Contact theSOPAbout theSOPSupport theSOPWritersEditorsManaging Editors
theSOP logo
Published:November 5th, 2009 09:14 EST
McDonald's Racist Ad Campaign in Japan?

McDonald's Racist Ad Campaign in Japan?

By Geoff Dean

 Living in Japan, it is hard to ignore Mr. James. His larger than life cardboard cutout smiles down at you near the counter at every McDonald`s I have visited (four at last count). He is on TV everywhere you look as well as in countless magazines and newspapers. Mr. James is the "mascot" of a new ad campaign designed to drum up sales of McDonald`s exclusively Japanese menu items such as the "Tsukimi burger" (literally "moon viewing" burger, it is a burger with a sunny side up egg on top) and "Gratin Croquette burger" (you don`t want to know!) He also appears in person at McDonald`s without prior notice and greets the customers and records it all in his blog.

McDonald's Racist Ad Campaign in Japan

 The beef that some have with him is that he is a foreigner, presumably American, and speaks bad Japanese on purpose, kind of like Pat Morita/Mr. Miyagi spoke broken English in the Karate Kid series, despite the fact that a)his English is actually flawless and b)his broken English bore no resemblance to real Japanese-style broken English (I`ve heard enough to know!) Some take this as a slight on foreigners living in Japan, as if Mr. James represents all of us expatriates and all of us are unable to speak Japanese properly.

 Furthermore, Mr. James is a cultural buffoon. In one TV spot, he meets a apprentice geisha at a temple in Kyoto and declares his love for "moon viewing", a cultural passtime in Japan. She is duly impressed until she realizes he is talking about the aforementioned "tsukimi burger".

 In another, he is enjoying his time at the public bath, singing a song about the "croquette burger" while splashing the bath water around the bathhouse and behaving generally boorishly. Subtext to some; foreigners in Japan cannot appreciate Japanese culture and/or do not know how to behave themselves in public.

 On his blog, he continues to write of his love of Japan in muddled Japanese and the blog also contains a video of him reading from a phrase book, held upside down, hideously butchering the pronunciation.

 Mr. James is also unreservedly nerdy, polo shirt with necktie and bulging pocket full of pens in a pocket protector and always had the "air head" expression on his face. Again, some see the whole campaign as offensive and even "racist".

 The ad campaign has lit a fire under some of the readers of the Japan Times, the newspaper which usually serves as the venting point for expatriate frustration. Debito Arudou, a regular pundit, compares this stereotypical treatment to "blackface" performers in the 1920`s, Amos and Andy, buckteeth mocking portrayals of Chinese in the movies and other racist behavior that the US and other developed countries have long since moved past.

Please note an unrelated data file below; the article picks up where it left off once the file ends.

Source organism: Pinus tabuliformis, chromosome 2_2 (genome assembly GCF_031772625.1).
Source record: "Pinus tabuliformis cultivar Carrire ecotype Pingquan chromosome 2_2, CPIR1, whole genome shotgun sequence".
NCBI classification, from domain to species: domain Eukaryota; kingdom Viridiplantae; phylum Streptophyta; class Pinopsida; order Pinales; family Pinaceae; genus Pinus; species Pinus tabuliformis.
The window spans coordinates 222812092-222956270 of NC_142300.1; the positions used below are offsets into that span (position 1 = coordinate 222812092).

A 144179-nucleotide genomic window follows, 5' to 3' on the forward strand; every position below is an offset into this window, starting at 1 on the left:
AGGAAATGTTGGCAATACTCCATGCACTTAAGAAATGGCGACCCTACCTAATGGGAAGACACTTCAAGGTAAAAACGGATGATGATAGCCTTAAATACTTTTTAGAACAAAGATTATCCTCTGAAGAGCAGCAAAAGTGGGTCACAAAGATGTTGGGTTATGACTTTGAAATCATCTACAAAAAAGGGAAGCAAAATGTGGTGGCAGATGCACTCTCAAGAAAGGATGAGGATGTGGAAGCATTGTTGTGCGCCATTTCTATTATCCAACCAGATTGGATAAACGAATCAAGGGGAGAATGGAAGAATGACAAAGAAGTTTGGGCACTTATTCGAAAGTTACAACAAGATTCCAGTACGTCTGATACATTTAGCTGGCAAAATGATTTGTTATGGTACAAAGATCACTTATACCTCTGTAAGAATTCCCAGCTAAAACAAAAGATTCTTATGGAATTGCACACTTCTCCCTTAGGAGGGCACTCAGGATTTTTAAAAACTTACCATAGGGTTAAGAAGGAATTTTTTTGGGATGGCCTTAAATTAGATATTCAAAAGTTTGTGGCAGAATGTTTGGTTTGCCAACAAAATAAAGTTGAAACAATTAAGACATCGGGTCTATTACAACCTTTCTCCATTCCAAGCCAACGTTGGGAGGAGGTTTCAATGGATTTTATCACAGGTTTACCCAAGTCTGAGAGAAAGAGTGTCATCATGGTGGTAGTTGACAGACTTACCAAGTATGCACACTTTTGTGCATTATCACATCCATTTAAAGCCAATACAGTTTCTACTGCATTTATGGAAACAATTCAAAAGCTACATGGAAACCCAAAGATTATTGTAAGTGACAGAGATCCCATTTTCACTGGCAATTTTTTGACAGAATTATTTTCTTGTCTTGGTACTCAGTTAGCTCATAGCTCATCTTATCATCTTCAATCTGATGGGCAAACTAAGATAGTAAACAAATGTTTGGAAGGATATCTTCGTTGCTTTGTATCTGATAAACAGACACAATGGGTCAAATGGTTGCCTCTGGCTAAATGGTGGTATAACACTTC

In the usual back and forth that follows every such percieved slight, the editorials break down into two camps, those who feel similarly aggrieved at Japan, the "racist" nation, and those who feel that it is much ado about nothing and that the complainers should just go back to their own countries if they feel that way.

 I, personally, have fallen into both camps at times, depending on the issue. When the city of Otaru in Hokkaido decided to ban foreigners from public baths after an incident with two drunken Russian sailors, I was strongly of the "this is racist" point of view. Punish the offenders but not all foreigners. On the other hand, when a big stink was raised about the proper designation for foreigners in Japanese, I felt like it was a lot of heat for a very small fire.

 On this issue, my original leaning was towards the side of "mountain out of a molehill" view. The ads might be insensitive but no one claimed that Mr. James represented all foreigners in Japan and the jokes seemed to be pretty tame and harmless. I might have stayed in that camp if I had never seen the "mascot."

 You see, dear Mr. James, bears something of a resemblance to me. We wear similar glasses, are about the same height, same hair color and style, and probably about the same age. While no one is going to confuse me with the hamburger hawker, it`s close enough that some of my students have taken to teasing me by calling me "Mr. James" or even "James Dean" (my last name is Dean).

 McDonald`s Japan, if you are listening, please discontinue the racist and offensive "Mr. James" ad campaign immediately or I will boycott your stores (I`m not a "heavy user" but I do go from time to time) and launch a massive protest movement. We cannot tolerate this kind of stereotyping. Or, if you need someone to play Mr. James` brother, give me a call. After all, racism is racism but money is money!